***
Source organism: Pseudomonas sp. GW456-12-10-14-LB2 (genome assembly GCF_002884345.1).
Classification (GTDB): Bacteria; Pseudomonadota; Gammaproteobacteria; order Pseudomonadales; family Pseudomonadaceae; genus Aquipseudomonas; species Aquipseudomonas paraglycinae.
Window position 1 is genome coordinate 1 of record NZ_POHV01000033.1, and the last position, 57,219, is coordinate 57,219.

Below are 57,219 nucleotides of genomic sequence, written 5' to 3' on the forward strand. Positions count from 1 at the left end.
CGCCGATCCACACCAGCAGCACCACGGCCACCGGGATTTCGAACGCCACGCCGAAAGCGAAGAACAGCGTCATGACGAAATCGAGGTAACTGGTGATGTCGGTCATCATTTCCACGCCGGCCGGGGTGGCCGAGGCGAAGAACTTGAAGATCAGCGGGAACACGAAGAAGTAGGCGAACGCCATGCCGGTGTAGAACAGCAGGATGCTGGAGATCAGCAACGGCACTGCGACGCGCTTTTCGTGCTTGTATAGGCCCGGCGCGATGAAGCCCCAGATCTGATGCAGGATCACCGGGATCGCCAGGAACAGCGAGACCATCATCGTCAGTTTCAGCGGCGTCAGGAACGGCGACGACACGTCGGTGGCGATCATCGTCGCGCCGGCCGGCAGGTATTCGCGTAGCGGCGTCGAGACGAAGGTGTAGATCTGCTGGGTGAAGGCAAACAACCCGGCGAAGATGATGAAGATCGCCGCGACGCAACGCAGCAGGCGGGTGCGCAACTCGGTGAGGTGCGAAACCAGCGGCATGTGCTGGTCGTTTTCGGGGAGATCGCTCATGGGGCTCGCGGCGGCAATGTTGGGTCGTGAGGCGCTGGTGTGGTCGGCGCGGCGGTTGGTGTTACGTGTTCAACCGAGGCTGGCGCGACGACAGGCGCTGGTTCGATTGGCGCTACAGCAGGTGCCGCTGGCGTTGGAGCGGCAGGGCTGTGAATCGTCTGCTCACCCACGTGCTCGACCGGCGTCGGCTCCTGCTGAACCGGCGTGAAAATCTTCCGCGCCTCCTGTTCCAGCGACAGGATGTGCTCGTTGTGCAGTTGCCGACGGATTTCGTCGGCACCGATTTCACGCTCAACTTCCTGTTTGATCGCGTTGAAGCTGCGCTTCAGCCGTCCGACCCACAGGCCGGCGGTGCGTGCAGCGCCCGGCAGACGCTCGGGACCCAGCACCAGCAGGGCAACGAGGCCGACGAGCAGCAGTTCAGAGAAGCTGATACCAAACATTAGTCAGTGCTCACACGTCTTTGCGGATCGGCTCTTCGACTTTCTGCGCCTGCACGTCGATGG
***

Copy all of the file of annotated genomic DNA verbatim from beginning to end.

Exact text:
Source organism: Pseudomonas sp. GW456-12-10-14-LB2 (genome assembly GCF_002884345.1).
Classification (GTDB): Bacteria; Pseudomonadota; Gammaproteobacteria; order Pseudomonadales; family Pseudomonadaceae; genus Aquipseudomonas; species Aquipseudomonas paraglycinae.
Window position 1 is genome coordinate 1 of record NZ_POHV01000033.1, and the last position, 57,219, is coordinate 57,219.

Below are 57,219 nucleotides of genomic sequence, written 5' to 3' on the forward strand. Positions count from 1 at the left end.
CGCCGATCCACACCAGCAGCACCACGGCCACCGGGATTTCGAACGCCACGCCGAAAGCGAAGAACAGCGTCATGACGAAATCGAGGTAACTGGTGATGTCGGTCATCATTTCCACGCCGGCCGGGGTGGCCGAGGCGAAGAACTTGAAGATCAGCGGGAACACGAAGAAGTAGGCGAACGCCATGCCGGTGTAGAACAGCAGGATGCTGGAGATCAGCAACGGCACTGCGACGCGCTTTTCGTGCTTGTATAGGCCCGGCGCGATGAAGCCCCAGATCTGATGCAGGATCACCGGGATCGCCAGGAACAGCGAGACCATCATCGTCAGTTTCAGCGGCGTCAGGAACGGCGACGACACGTCGGTGGCGATCATCGTCGCGCCGGCCGGCAGGTATTCGCGTAGCGGCGTCGAGACGAAGGTGTAGATCTGCTGGGTGAAGGCAAACAACCCGGCGAAGATGATGAAGATCGCCGCGACGCAACGCAGCAGGCGGGTGCGCAACTCGGTGAGGTGCGAAACCAGCGGCATGTGCTGGTCGTTTTCGGGGAGATCGCTCATGGGGCTCGCGGCGGCAATGTTGGGTCGTGAGGCGCTGGTGTGGTCGGCGCGGCGGTTGGTGTTACGTGTTCAACCGAGGCTGGCGCGACGACAGGCGCTGGTTCGATTGGCGCTACAGCAGGTGCCGCTGGCGTTGGAGCGGCAGGGCTGTGAATCGTCTGCTCACCCACGTGCTCGACCGGCGTCGGCTCCTGCTGAACCGGCGTGAAAATCTTCCGCGCCTCCTGTTCCAGCGACAGGATGTGCTCGTTGTGCAGTTGCCGACGGATTTCGTCGGCACCGATTTCACGCTCAACTTCCTGTTTGATCGCGTTGAAGCTGCGCTTCAGCCGTCCGACCCACAGGCCGGCGGTGCGTGCAGCGCCCGGCAGACGCTCGGGACCCAGCACCAGCAGGGCAACGAGGCCGACGAGCAGCAGTTCAGAGAAGCTGATACCAAACATTAGTCAGTGCTCACACGTCTTTGCGGATCGGCTCTTCGACTTTCTGCGCCTGCACGTCGATGG